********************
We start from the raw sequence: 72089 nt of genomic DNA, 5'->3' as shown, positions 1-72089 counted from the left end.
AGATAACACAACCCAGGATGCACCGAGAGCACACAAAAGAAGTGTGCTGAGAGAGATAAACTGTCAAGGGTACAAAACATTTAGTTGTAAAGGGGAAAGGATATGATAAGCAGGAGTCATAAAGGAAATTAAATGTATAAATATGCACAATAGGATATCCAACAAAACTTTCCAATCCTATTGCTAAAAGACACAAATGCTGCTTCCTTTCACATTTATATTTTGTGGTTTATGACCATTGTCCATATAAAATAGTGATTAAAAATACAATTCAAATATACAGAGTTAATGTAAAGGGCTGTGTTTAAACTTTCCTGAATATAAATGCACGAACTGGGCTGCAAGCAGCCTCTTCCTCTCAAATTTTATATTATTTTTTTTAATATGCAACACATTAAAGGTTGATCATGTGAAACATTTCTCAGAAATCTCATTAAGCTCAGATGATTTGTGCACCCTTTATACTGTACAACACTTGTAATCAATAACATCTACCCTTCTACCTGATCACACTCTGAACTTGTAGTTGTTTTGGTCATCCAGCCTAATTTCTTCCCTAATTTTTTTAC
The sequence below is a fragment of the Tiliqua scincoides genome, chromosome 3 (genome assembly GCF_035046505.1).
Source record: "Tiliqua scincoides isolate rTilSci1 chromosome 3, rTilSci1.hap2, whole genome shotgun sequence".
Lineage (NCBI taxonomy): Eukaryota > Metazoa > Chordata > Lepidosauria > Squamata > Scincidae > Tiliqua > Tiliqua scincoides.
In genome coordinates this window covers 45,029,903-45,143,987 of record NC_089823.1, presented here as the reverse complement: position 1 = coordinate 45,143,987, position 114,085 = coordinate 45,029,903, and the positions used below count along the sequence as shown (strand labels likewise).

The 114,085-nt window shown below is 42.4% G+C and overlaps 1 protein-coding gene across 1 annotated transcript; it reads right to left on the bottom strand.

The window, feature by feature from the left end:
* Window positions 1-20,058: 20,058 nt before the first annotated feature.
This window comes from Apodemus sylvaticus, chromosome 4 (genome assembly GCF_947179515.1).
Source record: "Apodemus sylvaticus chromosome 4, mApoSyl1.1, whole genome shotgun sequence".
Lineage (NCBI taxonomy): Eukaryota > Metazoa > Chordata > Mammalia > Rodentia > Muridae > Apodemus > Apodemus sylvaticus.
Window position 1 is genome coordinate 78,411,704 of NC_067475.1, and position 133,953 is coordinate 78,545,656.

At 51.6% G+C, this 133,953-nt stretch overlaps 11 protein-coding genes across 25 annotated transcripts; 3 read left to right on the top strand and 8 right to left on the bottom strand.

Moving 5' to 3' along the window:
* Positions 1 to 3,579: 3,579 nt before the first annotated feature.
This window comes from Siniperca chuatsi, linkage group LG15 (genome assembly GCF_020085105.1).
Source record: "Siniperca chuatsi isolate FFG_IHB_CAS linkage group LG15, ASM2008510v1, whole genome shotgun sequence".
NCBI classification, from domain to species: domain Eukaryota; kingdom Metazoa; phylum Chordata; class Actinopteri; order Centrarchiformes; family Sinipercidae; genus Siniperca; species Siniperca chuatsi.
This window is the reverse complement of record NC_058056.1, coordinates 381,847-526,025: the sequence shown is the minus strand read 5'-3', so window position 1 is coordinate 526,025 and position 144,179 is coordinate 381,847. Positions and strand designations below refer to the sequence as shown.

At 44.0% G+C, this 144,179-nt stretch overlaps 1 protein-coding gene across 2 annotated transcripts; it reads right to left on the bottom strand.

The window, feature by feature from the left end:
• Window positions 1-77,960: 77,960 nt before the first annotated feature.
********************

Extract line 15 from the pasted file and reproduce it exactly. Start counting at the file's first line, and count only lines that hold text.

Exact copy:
Moving 5' to 3' along the window: